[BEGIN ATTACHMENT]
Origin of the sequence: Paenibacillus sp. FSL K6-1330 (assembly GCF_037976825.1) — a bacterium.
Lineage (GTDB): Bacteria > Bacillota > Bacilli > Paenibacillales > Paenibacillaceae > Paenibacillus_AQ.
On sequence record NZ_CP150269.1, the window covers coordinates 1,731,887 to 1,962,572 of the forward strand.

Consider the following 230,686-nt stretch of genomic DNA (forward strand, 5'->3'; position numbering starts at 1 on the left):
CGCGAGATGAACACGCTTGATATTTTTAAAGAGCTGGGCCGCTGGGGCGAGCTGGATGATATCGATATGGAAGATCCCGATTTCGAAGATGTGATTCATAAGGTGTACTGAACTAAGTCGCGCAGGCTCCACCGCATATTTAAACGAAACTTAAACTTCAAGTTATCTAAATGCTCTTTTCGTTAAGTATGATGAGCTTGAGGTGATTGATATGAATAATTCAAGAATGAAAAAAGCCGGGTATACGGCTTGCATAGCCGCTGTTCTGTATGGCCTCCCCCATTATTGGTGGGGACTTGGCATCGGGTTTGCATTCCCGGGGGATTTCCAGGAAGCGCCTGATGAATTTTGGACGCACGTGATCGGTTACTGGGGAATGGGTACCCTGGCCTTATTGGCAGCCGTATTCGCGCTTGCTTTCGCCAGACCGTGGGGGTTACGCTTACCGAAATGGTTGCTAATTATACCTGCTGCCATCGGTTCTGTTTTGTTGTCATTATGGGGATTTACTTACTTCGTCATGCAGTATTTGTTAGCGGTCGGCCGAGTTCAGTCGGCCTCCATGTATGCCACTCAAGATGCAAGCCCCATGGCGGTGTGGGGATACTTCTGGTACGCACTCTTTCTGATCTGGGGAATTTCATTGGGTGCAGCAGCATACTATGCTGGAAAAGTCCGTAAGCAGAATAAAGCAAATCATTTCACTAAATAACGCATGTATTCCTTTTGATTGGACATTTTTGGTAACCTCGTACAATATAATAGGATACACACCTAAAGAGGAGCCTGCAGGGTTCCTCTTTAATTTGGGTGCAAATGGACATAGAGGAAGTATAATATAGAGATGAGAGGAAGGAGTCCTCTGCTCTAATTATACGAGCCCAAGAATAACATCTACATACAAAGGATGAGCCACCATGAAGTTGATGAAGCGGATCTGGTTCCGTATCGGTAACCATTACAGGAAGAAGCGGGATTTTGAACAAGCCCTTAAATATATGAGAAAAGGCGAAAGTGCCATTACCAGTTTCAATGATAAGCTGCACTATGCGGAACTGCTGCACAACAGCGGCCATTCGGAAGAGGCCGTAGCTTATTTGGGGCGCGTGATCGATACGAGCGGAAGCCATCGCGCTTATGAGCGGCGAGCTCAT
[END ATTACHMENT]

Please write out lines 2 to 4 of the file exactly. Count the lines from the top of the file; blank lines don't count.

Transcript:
Lineage (GTDB): Bacteria > Bacillota > Bacilli > Paenibacillales > Paenibacillaceae > Paenibacillus_AQ.
On sequence record NZ_CP150269.1, the window covers coordinates 1,731,887 to 1,962,572 of the forward strand.

Consider the following 230,686-nt stretch of genomic DNA (forward strand, 5'->3'; position numbering starts at 1 on the left):